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Lawrence Livermore National Laboratory (LLNL)
SITE DESCRIPTION - NNSA FY2005 Congressional Budget Request (604-609)

History
Established in 1952 to augment the Nation’s nuclear weapons design capability, LLNL made major advances in nuclear weapons safety and performance throughout the Cold War. To address national security needs, the Laboratory has pioneered the application of technologies ranging from highperformance computers to advanced lasers, and it has gained multiprogram responsibilities that draw on LLNL’s multidisciplinary expertise. Today, LLNL’s special capabilities, required for stockpile stewardship and nonproliferation activities, as well as homeland security, enable the laboratory to meet enduring national needs in conventional defense, energy, environment, biosciences, and basic science as well as enhancing the competencies needed for the national security mission.

Management
University of California. The current contract expires September 30, 2005.

WEAPONS ACTIVITIES

Directed Stockpile Work (DSW)
LLNL is responsible for executing a program to refurbish the W80 Nuclear Explosive Package (NEP). Additionally, LLNL supports the production of the Mechanical Safe and Arm Devices for the W87 Life Extension Program (LEP) and the life of program build. For the W62, B83, W84 and W87, LLNL performs engineering and physics analyses, supported by component, subsystem and system tests, to certify that weapons conform to the requirements of their Military Characteristics (MC) and Stockpileto- Target (STS).

Congress has recently approved NNSA and DoD plans to conduct a Phase 6.2/2A study for a Robust Nuclear Earth Penetrator weapon. The B83 is one of the two weapons to be considered in this study. In FY 2005, subsystem tests and a full system test of the proposed design will be completed. Phase 6.2A will be initiated. All the appropriated 6.2/2A documentations for the LLNL designs will be published, including a draft Weapon Design and Cost Report and other project plans that detail how LLNL will manage, execute, and control the activities needed to accomplish Phase 6.3, Engineering Development, through Phase 6.6, Full Scale Production. LLNL is responsible for peer review of the B61 and W76 LEP Secondary, Primary performance, and engineering.

Science Campaign
For the Primary Assessment activity, ($21.3M in FY 2005) LLNL has responsibility for developing the tools and methodology to assess and certify, [via the Quantification of Margins and Uncertainty (QMU)] the safety, reliability and performance of the LLNL-owned stockpiles, including ongoing activities in LEP and Significant Finding Investigations (SFI). As the QMU tools and methodology developed as part of the Primary Assessment Campaign are validated they will be used in assessment work required to support DSW activities at LLNL.

Engineering Campaign
The Enhanced Surety activity at LLNL will develop nuclear explosive related technologies aimed at improving the safety of nuclear weapons in abnormal environments, ($31M in FY 2005).

Inertial Confinement Fusion Ignition and High Yield (ICF) Campaign
The National Ignition Facility (NIF), which will contain the world's largest laser and is one of the core facilities in support of the ICF Campaign, is under construction at the site. In addition to the line item construction activities, in FY 2005, the NIF Laser Demonstration Program will continue as per the planned baseline, and continue to provide additional laser capability. The ignition activities will have a specific emphasis focused on ignition target design and fabrication technology, laser-plasma interaction investigations on NIF, and the development of experimental methods for indirect drive ignition. The support of Stockpile Stewardship Program (SSP) activities will be concentrated on providing specific data for SSP campaigns and activities, as well as developing experimental capabilities and tools to support High Energy Density Physics (HEDP) experiments. Experimental Support Technology activities will include a major emphasis on the development and delivery of ICF/HED experimental support systems, including diagnostic systems, NIF cryogenic target support systems, and fabrication of necessary optics to support experiments, as well as the development of high-energy petawatt laser technology.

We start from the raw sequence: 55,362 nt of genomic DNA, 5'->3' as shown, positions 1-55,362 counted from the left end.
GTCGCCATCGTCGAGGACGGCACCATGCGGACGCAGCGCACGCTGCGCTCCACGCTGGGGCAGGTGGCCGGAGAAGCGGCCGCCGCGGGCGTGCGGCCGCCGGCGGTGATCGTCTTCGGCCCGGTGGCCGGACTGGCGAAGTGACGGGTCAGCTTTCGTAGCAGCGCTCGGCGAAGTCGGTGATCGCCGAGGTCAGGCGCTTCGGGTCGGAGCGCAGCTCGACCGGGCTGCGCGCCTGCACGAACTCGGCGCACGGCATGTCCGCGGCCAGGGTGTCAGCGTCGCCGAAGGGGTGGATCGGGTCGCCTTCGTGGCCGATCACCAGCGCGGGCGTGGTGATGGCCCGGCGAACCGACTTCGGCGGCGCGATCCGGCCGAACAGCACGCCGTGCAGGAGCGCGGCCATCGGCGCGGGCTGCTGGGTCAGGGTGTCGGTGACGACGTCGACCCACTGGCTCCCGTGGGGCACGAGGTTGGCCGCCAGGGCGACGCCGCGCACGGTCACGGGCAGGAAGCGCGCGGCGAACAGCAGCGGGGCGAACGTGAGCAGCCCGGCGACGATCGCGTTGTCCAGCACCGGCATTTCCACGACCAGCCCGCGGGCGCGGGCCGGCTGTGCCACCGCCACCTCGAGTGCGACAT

Advanced Simulation and Computing (ASCI) Campaign
LLNL is delivering validated physics and engineering models, and scheduling code development to support refurbishments, significant finding resolutions, and evolving future requirements. In addition, it is providing an appropriate computing environment to meet simulation requirements of the Stockpile Stewardship Program (SSP). ASCI Purple, a collaboration of the tri-lab community led by LLNL, represents the technology for delivering a 100-TeraOPS capability to the SSP in 2005, ($145M in FY 2005). The Terascale Simulation Facility, currently under construction at LLNL, will be capable of housing the 100 TeraOps-class computers required to meet the milestones and objectives of the ASCI Campaign, ($3.2M in FY 2005).

BlueGene/L is a next-generation massively parallel computing system designed for R&D in computational science targeted at selected applications of interest to the ASCI tri-laboratory community and its University Alliance partners. A select, but broad set of science-application areas have been identified as an initial focus for execution on BlueGene/L. It is likely that BlueGene/L will undergo acceptance testing in late FY 2005, including full-system runs of Linpack. General use of the system for science calculations will commence after acceptance testing is complete.